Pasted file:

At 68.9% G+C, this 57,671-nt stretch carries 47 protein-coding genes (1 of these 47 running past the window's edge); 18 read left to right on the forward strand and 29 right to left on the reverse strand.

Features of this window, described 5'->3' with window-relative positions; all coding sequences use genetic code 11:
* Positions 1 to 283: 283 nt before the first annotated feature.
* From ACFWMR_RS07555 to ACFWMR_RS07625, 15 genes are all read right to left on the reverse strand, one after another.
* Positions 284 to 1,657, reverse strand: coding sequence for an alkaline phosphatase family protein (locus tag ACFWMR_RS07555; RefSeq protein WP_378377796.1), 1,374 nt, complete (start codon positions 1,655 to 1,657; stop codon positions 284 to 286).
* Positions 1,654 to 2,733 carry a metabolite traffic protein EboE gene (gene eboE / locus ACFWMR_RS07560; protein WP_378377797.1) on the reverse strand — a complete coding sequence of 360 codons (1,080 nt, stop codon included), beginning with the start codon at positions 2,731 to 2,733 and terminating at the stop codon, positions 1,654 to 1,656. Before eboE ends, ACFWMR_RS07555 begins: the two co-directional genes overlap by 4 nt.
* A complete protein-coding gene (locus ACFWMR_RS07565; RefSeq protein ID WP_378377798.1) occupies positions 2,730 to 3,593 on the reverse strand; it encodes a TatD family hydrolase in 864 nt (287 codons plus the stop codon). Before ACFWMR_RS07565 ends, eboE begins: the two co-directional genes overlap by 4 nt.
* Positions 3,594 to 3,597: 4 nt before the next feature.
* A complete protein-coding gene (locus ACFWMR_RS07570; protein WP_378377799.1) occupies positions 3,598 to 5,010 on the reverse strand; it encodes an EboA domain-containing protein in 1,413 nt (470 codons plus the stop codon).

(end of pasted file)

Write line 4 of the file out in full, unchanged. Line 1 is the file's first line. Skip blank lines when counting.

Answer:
* From ACFWMR_RS07555 to ACFWMR_RS07625, 15 genes are all read right to left on the reverse strand, one after another.